c.1223C>T p.Thr408Ile 12 X-linked recessive dyskeratosis congenita Vulliamy et al, 2006
  c.1226C>T p.Pro409Leu 12 X-linked recessive dyskeratosis congenita Ding et al, 2004
  c.1258_1259AG>TA p.Ser420Tyr 12 dyskeratosis congenita Vulliamy et al, 2006
  c.1477-2A>G p.(?) IVS14 dyskeratosis congenita Vulliamy et al, 2006
  c.1476+51_oMPP1:c.(?)del p.Asp493ValfsX12 15 X-linked recessive dyskeratosis congenita Vulliamy et al, 1999

Nola2 (NHP2) mutations (autosomal recessive DKC)
Three point mutations have been discovered within Nola2, the gene that encodes for the protein NHP2, a member of the H/ACA snoRNPs that are involved in various aspects of rRNA processing and modification. NHP2 associates with the ScaRNA domain of the RNA component of telomerase along with dyskerin, Gar1, and Nop10 proteins. These are the first mutations found within NHP2 that is known to cause human disease. The mutation c. 460T>A causes X154R +51aa, the replacement of the stop codon with arginine and the predicted addition of 51 amino acids.


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The above structural organizational scheme for the four exons that form the 4498 bp Nola2 gene has indicated the location of mutations known to cause human disease. The black line represents the genomic DNA sequence with the untranslated regions (UTR) labeled. Colored boxes indicate exons 1 though 4. The Genbank accession numbers used are NT_023133 for the genomic DNA sequence and NM_017838 for the cDNA and amino acid sequences. Below is the 153 amino acid sequence for Nhp2 protein with the four exons colored and labeled. The mutated residues are colored red and the change in amino acid is labeled.


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Below is a description of the locations within the nucleotide and protein sequence, the amino acid substitutions, the characteristic clinical presentations, and original literature citations that are linked to the published online journal for known mutation within the telomerase-associated protein NHP2. The cDNA sequence is used for the nucleotide sequence.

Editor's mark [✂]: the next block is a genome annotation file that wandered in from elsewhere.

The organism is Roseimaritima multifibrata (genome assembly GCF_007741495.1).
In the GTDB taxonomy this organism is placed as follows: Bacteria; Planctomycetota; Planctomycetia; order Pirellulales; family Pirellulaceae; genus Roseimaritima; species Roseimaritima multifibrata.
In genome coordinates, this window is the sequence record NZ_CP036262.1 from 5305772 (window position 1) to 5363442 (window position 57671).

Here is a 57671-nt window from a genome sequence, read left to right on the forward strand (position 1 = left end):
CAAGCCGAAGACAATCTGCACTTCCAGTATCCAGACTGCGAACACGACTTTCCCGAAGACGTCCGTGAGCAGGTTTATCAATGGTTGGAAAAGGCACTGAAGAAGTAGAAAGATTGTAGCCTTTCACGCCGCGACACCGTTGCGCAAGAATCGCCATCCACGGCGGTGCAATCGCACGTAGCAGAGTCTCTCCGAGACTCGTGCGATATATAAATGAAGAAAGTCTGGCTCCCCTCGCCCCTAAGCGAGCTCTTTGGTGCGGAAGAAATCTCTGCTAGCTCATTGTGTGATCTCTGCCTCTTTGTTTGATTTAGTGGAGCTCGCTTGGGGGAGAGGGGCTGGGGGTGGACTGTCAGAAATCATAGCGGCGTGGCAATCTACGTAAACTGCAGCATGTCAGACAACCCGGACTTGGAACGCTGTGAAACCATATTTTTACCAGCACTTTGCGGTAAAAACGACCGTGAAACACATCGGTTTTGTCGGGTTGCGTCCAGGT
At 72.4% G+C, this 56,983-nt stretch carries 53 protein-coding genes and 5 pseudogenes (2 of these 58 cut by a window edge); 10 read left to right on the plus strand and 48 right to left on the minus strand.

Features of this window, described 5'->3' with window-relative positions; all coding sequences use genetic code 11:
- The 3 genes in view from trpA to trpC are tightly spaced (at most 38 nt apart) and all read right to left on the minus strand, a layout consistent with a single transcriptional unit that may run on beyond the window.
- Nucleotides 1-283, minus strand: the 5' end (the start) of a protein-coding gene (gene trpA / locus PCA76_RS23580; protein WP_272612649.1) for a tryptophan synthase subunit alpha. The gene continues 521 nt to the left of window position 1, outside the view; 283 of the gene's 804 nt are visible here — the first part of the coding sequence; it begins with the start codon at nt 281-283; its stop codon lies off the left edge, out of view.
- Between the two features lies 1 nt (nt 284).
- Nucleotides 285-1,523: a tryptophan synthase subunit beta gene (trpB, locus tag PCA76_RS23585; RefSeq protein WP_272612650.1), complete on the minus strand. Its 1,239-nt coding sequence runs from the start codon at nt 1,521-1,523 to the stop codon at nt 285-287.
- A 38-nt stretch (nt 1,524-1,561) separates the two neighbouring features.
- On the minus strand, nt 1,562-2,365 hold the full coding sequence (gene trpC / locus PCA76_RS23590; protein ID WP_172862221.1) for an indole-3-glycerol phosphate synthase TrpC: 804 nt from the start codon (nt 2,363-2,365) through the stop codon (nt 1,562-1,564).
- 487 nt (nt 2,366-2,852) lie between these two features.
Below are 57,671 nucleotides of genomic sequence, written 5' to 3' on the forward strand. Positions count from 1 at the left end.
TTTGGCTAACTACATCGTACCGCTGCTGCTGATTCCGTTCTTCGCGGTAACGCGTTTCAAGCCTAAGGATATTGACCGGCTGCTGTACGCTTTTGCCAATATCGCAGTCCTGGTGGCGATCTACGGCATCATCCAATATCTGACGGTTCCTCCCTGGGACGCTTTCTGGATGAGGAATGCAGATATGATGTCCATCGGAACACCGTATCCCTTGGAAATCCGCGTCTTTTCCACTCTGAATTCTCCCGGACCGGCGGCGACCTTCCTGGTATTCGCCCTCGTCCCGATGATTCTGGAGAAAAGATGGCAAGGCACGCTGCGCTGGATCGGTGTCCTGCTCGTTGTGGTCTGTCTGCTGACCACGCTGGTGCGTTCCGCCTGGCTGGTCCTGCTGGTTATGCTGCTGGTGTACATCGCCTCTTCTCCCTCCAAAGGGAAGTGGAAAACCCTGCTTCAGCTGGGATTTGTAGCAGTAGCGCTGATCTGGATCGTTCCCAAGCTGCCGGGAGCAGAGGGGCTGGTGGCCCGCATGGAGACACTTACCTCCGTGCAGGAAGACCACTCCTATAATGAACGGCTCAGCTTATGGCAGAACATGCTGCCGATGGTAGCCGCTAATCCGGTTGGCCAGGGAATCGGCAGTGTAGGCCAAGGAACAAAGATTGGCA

Domains Mutation AA substitution Exon Presentation References
  c.376G>A p.Val126Met 4 autosomal recessive dyskeratosis congenita Vulliamy et al, 2008
  c.415T>C p.Tyr139His 4 autosomal recessive dyskeratosis congenita Vulliamy et al, 2008
3' UTR c.460T>A p.X154Argins51 3' UTR autosomal recessive dyskeratosis congenita Vulliamy et al, 2008

Nola3 (Nop10) mutations (autosomal recessive DKC)
At present only a single amino acid substitution mutation has been discovered within Nola3, the gene that encodes for the protein Nop10, a member of the H/ACA snoRNPs that are involved in various aspects of rRNA processing and modification. Nop10 associates with the ScaRNA domain of the RNA component of telomerase along with dyskerin, Gar1, and NHP2 proteins. This is the first and only mutation found within Nop10 that is known to cause human disease.


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The above structural organizational scheme for the two exons that form the 1446 bp Nola3 gene has indicated the location of the mutation known to cause human disease. The black line represents the genomic DNA sequence with the untranslated regions (UTR) labeled. Colored boxes indicate exons 1 and 2. The Genbank accession numbers used are NT_010194 for the genomic DNA sequence and NM_018648 for the cDNA and amino acid sequences. Below is the 64 amino acid sequence for Nop10 protein with the two exons colored and labeled. The mutated residue is colored red and the change in amino acid is labeled.


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Below is a description of the locations within the nucleotide and protein sequence, the amino acid substitutions, the characteristic clinical presentations, and original literature citations that are linked to the published online journal for known mutation within the telomerase-associated protein Nop10. The cDNA sequence is used for the nucleotide sequence.
Domains Mutation AA substitution Exon Presentation References
  c.100C>T p.Arg34Trp 2 autosomal recessive dyskeratosis congenita Walne et al, 2007

WRD79 (TCAB1) mutations (autosomal recessive DKC)
Currently, four point mutations causing amino acid substitutions have been documented within WRD79, the gene encoding for telomerase Cajal body protein 1 (TCAB1), a protein essential for telomerase localization to Cajal bodies and the biogenesis of the ribonucleoprotein complex. TCAB1 binds to the CAB box motif located within conserved region 7 (CR7) on the telomerase RNA (TR). Loss of function of TCAB1 results in retention of the TR at the nucleoli, inhibiting telomere extension. The mutations within TCAB1 are the first defects associated with telomerase trafficking known to cause human disease.